Minus the leader they recognised the country

Staff Correspondent

A happy moment: Bangabandhu with his family. Only Hasina (extreme right) and Rehana (second from left) are alive.

Pakistan was the first country to recognise the Khandaker Moshtaque Ahmed government on the first day of the bloody changeover on August 15, 1975. The prompt recognition of the new government installed by the killers of Bangabandhu Sheikh Mujibur Rahman proved that Pakistan merrily accepted the assassination of Bangladesh's architect.

Saudi Arabia, which had withheld recognition of newly born Bangladesh for nearly four years after the liberation, also came to recognise the country. On the second day of the changeover, it recognised the new government led by Moshtaque, a conservative political leader who was widely known for his anti-India attitude.

When the killers of Bangabandhu and forces behind the new government swiftly consolidated their grip on Bangladesh, Dhaka and Peking established diplomatic relations.

China was the major country that did not recognise Bangladesh as an independent nation before the August 15 changeover. The Chinese recognition of Bangladesh on the world map came on August 31, 1975 after the Moshtaque-led government was installed.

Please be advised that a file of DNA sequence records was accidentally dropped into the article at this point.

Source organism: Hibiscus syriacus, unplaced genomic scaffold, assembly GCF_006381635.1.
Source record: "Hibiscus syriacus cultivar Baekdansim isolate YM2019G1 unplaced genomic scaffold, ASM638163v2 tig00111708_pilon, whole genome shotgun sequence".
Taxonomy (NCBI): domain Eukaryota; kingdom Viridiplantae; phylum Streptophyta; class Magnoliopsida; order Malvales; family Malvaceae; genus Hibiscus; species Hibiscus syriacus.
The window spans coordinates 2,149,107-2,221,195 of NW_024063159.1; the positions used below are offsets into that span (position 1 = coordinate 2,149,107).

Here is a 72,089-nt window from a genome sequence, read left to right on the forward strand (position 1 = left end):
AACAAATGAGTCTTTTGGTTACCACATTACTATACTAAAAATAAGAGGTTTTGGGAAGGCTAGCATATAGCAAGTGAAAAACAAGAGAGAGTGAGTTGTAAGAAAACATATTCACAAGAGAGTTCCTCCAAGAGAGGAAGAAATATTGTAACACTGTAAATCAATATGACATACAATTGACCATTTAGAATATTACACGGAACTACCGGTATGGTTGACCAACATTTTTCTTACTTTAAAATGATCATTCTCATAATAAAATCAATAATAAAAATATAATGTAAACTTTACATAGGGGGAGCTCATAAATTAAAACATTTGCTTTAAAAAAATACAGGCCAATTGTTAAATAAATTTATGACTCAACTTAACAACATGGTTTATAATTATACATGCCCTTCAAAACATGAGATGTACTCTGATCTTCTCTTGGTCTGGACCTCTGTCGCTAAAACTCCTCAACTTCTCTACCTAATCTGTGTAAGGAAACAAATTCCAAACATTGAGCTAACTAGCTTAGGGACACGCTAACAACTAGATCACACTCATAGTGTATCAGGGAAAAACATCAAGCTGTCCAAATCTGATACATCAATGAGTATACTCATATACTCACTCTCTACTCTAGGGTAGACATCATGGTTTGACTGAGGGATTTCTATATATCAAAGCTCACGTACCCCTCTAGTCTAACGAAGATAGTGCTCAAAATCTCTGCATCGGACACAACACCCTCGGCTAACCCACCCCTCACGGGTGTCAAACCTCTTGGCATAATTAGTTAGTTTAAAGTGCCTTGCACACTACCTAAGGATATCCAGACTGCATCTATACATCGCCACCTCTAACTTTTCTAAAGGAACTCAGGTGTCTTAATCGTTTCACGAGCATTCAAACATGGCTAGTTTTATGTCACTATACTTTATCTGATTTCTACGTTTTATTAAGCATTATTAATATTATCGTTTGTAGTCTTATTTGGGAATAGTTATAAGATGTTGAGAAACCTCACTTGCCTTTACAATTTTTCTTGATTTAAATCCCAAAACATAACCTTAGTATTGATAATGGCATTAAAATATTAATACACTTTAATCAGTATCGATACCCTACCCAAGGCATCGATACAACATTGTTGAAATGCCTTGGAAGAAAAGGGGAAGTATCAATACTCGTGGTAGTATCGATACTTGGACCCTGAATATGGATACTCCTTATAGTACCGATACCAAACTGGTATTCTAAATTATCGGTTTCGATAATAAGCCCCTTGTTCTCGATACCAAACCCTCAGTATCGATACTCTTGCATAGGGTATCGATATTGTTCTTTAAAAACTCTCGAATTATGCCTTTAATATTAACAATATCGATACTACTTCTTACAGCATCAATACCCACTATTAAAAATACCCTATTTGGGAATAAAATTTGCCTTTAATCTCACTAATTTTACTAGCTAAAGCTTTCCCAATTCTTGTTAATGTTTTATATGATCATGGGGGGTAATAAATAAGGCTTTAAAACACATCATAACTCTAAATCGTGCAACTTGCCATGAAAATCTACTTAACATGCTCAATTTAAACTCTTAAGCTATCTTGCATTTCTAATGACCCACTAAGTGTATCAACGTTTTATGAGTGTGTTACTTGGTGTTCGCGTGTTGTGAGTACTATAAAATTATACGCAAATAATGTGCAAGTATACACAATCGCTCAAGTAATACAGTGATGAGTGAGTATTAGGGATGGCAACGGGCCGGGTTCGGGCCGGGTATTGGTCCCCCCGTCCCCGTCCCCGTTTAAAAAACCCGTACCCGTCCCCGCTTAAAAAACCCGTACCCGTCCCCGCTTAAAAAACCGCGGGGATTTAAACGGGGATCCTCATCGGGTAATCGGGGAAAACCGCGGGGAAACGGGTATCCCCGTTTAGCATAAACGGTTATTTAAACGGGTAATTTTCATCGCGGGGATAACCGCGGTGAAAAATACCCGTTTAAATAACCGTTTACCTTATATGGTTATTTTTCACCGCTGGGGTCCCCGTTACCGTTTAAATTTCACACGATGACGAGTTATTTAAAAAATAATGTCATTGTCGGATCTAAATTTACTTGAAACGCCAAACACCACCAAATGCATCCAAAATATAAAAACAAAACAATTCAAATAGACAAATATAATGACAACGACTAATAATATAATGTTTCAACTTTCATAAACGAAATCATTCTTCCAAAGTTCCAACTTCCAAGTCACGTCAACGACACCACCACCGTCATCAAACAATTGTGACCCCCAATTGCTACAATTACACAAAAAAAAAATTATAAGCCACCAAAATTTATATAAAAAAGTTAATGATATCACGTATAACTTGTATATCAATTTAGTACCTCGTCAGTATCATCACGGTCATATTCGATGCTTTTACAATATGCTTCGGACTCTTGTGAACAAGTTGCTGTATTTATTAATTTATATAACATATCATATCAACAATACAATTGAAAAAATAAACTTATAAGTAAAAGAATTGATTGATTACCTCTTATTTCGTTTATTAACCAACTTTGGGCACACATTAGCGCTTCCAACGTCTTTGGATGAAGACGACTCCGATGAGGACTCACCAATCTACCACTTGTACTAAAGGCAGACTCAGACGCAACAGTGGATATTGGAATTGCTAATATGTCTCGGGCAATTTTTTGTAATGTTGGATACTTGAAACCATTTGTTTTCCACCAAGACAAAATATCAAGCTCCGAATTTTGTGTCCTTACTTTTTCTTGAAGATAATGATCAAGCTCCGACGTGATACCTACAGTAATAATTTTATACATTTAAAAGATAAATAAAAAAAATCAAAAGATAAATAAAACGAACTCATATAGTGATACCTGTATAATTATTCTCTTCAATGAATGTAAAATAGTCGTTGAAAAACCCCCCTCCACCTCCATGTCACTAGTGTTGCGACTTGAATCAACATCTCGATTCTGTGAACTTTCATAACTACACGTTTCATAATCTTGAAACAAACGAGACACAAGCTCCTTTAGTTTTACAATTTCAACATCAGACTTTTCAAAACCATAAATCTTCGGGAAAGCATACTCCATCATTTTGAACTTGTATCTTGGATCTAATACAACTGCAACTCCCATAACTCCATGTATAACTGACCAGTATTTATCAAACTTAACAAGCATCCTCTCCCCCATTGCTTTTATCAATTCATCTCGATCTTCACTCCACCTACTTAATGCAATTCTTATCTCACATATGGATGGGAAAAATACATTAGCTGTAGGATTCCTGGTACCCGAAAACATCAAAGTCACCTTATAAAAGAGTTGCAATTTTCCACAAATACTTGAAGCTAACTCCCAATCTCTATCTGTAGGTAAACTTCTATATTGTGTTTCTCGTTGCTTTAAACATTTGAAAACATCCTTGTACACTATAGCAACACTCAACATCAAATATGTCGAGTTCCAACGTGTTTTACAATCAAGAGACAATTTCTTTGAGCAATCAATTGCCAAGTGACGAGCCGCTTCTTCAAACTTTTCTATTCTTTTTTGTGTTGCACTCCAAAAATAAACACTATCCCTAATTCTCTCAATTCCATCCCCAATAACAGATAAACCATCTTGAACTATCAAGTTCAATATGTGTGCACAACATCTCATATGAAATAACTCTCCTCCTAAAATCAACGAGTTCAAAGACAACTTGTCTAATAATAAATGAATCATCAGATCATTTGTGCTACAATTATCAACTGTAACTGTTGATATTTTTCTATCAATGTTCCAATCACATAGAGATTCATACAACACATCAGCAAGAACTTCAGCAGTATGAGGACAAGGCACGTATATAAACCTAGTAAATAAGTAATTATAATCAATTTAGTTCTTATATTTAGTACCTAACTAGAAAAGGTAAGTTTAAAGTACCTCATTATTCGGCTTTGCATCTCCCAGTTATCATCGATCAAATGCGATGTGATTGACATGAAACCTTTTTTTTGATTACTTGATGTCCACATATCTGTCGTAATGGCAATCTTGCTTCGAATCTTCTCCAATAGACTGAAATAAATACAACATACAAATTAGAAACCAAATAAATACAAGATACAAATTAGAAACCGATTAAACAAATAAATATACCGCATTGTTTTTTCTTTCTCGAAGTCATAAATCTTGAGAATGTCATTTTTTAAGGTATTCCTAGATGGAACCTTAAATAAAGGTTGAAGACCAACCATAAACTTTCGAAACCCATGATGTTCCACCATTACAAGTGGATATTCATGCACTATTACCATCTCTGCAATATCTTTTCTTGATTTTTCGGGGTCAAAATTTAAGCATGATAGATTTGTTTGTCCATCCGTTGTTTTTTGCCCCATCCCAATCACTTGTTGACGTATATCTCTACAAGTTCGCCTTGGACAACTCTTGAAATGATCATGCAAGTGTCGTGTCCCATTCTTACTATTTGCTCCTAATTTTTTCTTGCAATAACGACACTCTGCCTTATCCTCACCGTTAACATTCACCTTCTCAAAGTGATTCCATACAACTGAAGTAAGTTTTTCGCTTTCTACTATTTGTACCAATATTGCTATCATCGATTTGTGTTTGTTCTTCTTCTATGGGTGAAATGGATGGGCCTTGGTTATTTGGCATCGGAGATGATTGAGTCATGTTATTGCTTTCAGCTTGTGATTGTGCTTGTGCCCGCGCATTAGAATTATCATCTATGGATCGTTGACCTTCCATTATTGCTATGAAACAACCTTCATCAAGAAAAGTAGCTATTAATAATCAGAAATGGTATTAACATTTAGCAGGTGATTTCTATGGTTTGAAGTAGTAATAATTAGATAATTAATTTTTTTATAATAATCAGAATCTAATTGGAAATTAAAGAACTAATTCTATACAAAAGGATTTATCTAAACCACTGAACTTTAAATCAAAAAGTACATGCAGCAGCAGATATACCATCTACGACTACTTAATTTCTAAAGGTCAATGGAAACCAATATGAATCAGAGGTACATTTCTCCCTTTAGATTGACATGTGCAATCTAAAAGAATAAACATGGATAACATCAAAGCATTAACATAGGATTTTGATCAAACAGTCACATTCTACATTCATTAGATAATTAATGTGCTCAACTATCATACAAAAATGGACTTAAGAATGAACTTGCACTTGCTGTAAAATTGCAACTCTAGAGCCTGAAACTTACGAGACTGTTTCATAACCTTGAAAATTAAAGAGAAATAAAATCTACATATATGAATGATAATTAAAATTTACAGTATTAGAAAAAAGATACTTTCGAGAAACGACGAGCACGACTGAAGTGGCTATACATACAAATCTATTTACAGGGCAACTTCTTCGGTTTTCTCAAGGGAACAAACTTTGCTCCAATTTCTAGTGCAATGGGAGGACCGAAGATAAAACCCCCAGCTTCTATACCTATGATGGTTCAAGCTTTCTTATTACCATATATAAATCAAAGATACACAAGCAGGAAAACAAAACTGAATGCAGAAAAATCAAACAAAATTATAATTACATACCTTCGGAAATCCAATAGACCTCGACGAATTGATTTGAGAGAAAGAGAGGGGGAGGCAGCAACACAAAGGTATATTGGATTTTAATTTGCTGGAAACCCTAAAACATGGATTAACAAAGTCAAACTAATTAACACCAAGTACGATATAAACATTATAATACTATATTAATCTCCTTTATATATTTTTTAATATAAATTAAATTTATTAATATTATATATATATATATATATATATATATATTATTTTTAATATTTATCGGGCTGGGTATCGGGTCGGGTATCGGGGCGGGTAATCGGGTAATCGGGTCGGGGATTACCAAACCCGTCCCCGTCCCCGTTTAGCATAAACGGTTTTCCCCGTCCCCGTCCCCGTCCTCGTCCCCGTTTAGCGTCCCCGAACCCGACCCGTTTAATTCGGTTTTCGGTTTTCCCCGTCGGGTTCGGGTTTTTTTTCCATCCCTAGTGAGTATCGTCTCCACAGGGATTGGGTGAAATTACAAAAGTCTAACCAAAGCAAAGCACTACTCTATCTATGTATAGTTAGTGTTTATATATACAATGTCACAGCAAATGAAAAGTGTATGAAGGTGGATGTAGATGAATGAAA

Moshtaque was widely known for his pro-Western sympathies and anti-Indian attitudes. After the Liberation War, the pro-western lobby led by Moshtaque became stronger and started influencing the government polices from 1973. So, it was not unlikely that the US, though opposed Bangladesh's Liberation War, would provide support to the Moshtaque government.

Quoting a State Department spokesperson, The Washington Post in a report published on August 16, 1975 said the US was prepared to conduct normal diplomatic ties with the new government.

According to The Washington Post report, Britain reacted coolly to the news of the takeover. "A foreign ministry spokesman said that Mujib had been slain "will be received with widespread regret in this country... Sheikh Mujib was a well-known and much respected statesman who played a notable part in the creation of Bangladesh," reports The Washington Post.

Twelve days after the changeover India became the 39th nation to recognise the new regime though the country maintained official silence immediately after the assassination.

Several days after the changeover other major nations including the US, Japan and Soviet Union had done the same.

Taking over the office of presidency, Moshtaque, as a conservative political leader always opposed secularism, said Bangladesh would continue to back position of "brother Arab countries" struggling to recover Israeli occupied territory.

Like Saudi Arabia, Sudan, Oman and some other Muslim countries did not recognise Bangladesh immediate after country's liberation. But after the August 15 changeover, they too recognised Bangladesh.